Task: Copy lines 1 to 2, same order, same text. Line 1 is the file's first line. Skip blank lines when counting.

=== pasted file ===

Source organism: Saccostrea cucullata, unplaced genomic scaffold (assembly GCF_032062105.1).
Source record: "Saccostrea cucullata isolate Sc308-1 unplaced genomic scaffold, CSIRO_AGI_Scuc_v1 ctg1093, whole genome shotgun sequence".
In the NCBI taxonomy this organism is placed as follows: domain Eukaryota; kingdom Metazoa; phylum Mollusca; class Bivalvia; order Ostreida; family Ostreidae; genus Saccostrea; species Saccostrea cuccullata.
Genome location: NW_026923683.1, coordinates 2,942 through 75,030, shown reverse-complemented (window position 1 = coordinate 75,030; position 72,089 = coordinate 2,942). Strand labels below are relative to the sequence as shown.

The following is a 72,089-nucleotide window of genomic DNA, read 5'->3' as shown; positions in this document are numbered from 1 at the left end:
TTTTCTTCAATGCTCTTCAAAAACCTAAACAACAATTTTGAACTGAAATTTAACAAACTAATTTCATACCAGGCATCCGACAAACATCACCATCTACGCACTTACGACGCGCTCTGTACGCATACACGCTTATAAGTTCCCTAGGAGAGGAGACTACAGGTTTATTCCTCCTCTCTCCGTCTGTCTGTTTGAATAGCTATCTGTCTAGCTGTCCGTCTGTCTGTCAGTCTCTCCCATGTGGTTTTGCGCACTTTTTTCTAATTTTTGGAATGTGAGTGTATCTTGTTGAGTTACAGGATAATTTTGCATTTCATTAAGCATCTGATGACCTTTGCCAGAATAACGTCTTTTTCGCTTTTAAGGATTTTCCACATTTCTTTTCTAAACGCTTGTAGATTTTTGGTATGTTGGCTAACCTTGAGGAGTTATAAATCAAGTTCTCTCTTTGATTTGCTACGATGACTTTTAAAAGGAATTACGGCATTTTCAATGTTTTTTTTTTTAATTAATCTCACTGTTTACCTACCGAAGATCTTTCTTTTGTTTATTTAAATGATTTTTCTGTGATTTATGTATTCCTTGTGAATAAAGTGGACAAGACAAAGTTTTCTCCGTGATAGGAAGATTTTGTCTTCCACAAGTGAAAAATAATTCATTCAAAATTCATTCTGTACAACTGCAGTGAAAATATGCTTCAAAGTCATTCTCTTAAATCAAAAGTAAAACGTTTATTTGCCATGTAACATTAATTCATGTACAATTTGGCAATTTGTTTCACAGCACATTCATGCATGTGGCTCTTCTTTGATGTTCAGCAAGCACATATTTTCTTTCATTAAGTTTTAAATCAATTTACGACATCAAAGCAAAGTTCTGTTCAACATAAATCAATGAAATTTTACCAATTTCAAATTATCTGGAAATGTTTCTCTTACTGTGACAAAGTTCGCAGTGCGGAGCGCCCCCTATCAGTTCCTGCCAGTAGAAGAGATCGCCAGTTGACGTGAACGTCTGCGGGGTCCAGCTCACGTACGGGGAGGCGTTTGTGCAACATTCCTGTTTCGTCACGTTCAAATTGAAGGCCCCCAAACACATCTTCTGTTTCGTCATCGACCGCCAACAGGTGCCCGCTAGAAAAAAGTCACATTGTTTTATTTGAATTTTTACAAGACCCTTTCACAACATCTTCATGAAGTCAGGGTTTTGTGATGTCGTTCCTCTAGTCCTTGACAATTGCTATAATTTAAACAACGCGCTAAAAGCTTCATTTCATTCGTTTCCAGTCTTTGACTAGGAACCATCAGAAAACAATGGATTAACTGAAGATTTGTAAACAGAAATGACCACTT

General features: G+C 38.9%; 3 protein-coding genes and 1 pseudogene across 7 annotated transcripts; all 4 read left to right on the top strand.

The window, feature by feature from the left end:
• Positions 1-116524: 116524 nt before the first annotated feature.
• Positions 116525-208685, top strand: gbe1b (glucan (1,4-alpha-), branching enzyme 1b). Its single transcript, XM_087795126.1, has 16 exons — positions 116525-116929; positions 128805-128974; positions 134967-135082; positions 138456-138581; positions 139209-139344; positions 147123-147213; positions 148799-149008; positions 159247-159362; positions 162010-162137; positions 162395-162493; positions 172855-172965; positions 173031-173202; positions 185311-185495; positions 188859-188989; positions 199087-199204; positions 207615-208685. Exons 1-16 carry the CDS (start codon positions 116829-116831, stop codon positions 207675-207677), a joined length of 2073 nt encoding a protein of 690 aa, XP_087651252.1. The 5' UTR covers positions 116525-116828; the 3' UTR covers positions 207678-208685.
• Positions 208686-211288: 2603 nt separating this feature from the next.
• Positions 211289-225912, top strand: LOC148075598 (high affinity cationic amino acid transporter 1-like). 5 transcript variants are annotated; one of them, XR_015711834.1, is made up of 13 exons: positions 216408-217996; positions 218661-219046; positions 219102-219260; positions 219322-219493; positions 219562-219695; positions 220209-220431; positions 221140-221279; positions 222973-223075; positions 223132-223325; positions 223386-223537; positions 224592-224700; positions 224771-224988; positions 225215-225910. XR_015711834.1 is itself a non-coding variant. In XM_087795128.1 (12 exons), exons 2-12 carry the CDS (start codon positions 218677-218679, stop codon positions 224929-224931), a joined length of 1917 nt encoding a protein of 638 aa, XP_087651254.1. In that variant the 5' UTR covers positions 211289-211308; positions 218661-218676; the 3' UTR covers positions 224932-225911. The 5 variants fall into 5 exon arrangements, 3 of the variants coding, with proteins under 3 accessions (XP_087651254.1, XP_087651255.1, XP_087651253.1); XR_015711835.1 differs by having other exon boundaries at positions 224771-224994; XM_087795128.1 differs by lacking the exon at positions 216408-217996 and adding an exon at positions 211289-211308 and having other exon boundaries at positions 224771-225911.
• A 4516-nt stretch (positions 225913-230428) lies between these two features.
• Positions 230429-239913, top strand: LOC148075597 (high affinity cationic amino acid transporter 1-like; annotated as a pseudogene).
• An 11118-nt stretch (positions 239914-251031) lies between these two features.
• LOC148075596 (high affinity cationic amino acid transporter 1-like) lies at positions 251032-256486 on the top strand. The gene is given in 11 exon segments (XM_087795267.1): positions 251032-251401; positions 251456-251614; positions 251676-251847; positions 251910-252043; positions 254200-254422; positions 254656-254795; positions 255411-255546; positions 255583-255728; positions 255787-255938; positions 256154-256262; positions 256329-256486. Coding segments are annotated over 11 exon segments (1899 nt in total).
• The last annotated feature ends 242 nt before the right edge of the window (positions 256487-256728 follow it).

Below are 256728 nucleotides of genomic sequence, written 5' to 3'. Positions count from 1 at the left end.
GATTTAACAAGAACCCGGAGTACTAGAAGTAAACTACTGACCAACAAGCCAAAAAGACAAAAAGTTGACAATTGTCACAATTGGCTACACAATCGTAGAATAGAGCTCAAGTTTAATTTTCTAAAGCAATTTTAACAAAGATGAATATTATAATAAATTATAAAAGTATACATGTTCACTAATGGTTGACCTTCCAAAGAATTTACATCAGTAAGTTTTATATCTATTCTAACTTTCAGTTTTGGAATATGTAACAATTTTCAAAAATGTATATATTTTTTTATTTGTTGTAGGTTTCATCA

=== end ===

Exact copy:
Source organism: Saccostrea cucullata, unplaced genomic scaffold (assembly GCF_032062105.1).
Source record: "Saccostrea cucullata isolate Sc308-1 unplaced genomic scaffold, CSIRO_AGI_Scuc_v1 ctg1093, whole genome shotgun sequence".